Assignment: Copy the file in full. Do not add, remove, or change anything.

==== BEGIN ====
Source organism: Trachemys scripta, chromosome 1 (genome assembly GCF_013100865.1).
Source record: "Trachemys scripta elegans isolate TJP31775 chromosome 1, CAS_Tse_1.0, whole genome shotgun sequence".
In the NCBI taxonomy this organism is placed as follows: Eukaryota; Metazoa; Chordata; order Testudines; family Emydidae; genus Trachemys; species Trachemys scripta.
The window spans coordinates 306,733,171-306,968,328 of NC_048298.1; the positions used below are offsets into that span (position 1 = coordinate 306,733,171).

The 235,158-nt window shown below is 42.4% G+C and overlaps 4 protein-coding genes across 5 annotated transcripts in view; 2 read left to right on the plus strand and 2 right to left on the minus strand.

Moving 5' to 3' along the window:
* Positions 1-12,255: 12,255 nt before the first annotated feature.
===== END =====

Source organism: Trachemys scripta, chromosome 1 (genome assembly GCF_013100865.1).
Source record: "Trachemys scripta elegans isolate TJP31775 chromosome 1, CAS_Tse_1.0, whole genome shotgun sequence".
In the NCBI taxonomy this organism is placed as follows: Eukaryota; Metazoa; Chordata; order Testudines; family Emydidae; genus Trachemys; species Trachemys scripta.
The window spans coordinates 306,733,171-306,968,328 of NC_048298.1; the positions used below are offsets into that span (position 1 = coordinate 306,733,171).

The 235,158-nt window shown below is 42.4% G+C and overlaps 4 protein-coding genes across 5 annotated transcripts in view; 2 read left to right on the plus strand and 2 right to left on the minus strand.

Moving 5' to 3' along the window:
* Positions 1-12,255: 12,255 nt before the first annotated feature.